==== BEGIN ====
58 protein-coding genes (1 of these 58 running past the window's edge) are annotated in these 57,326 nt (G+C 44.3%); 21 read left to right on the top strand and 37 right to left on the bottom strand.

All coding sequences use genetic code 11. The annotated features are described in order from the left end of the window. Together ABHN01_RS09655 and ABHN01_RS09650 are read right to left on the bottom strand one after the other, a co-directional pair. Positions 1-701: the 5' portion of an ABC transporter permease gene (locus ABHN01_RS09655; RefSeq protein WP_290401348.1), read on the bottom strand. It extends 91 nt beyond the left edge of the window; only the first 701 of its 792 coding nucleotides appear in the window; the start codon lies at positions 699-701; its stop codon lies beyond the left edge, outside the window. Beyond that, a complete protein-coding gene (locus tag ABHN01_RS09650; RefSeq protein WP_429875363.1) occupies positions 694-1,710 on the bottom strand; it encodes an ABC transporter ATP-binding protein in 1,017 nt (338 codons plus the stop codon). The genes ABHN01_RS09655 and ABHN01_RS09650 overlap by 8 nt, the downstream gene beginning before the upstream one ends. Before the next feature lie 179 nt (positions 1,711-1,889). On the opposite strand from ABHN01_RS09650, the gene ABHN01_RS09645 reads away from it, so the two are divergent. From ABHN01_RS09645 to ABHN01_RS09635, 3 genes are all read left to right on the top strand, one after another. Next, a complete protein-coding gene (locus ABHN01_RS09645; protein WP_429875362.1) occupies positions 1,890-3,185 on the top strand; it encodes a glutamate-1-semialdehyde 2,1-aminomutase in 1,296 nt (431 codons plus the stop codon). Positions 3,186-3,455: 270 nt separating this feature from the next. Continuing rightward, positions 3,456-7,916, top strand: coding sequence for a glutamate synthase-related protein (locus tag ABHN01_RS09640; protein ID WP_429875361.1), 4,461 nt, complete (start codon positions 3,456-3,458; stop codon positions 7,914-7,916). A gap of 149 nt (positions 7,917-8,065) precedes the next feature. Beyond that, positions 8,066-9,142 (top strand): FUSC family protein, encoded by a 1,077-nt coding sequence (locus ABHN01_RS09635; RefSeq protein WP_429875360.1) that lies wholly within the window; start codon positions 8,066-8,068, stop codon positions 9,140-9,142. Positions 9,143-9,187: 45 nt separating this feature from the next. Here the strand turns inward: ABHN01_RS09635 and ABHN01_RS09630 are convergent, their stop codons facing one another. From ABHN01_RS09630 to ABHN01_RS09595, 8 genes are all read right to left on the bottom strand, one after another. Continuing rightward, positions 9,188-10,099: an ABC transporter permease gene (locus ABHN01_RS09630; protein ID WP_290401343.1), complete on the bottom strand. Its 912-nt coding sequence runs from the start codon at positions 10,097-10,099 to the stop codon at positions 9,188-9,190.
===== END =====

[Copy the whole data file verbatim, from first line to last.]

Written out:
58 protein-coding genes (1 of these 58 running past the window's edge) are annotated in these 57,326 nt (G+C 44.3%); 21 read left to right on the top strand and 37 right to left on the bottom strand.

All coding sequences use genetic code 11. The annotated features are described in order from the left end of the window. Together ABHN01_RS09655 and ABHN01_RS09650 are read right to left on the bottom strand one after the other, a co-directional pair. Positions 1-701: the 5' portion of an ABC transporter permease gene (locus ABHN01_RS09655; RefSeq protein WP_290401348.1), read on the bottom strand. It extends 91 nt beyond the left edge of the window; only the first 701 of its 792 coding nucleotides appear in the window; the start codon lies at positions 699-701; its stop codon lies beyond the left edge, outside the window. Beyond that, a complete protein-coding gene (locus tag ABHN01_RS09650; RefSeq protein WP_429875363.1) occupies positions 694-1,710 on the bottom strand; it encodes an ABC transporter ATP-binding protein in 1,017 nt (338 codons plus the stop codon). The genes ABHN01_RS09655 and ABHN01_RS09650 overlap by 8 nt, the downstream gene beginning before the upstream one ends. Before the next feature lie 179 nt (positions 1,711-1,889). On the opposite strand from ABHN01_RS09650, the gene ABHN01_RS09645 reads away from it, so the two are divergent. From ABHN01_RS09645 to ABHN01_RS09635, 3 genes are all read left to right on the top strand, one after another. Next, a complete protein-coding gene (locus ABHN01_RS09645; protein WP_429875362.1) occupies positions 1,890-3,185 on the top strand; it encodes a glutamate-1-semialdehyde 2,1-aminomutase in 1,296 nt (431 codons plus the stop codon). Positions 3,186-3,455: 270 nt separating this feature from the next. Continuing rightward, positions 3,456-7,916, top strand: coding sequence for a glutamate synthase-related protein (locus tag ABHN01_RS09640; protein ID WP_429875361.1), 4,461 nt, complete (start codon positions 3,456-3,458; stop codon positions 7,914-7,916). A gap of 149 nt (positions 7,917-8,065) precedes the next feature. Beyond that, positions 8,066-9,142 (top strand): FUSC family protein, encoded by a 1,077-nt coding sequence (locus ABHN01_RS09635; RefSeq protein WP_429875360.1) that lies wholly within the window; start codon positions 8,066-8,068, stop codon positions 9,140-9,142. Positions 9,143-9,187: 45 nt separating this feature from the next. Here the strand turns inward: ABHN01_RS09635 and ABHN01_RS09630 are convergent, their stop codons facing one another. From ABHN01_RS09630 to ABHN01_RS09595, 8 genes are all read right to left on the bottom strand, one after another. Continuing rightward, positions 9,188-10,099: an ABC transporter permease gene (locus ABHN01_RS09630; protein ID WP_290401343.1), complete on the bottom strand. Its 912-nt coding sequence runs from the start codon at positions 10,097-10,099 to the stop codon at positions 9,188-9,190.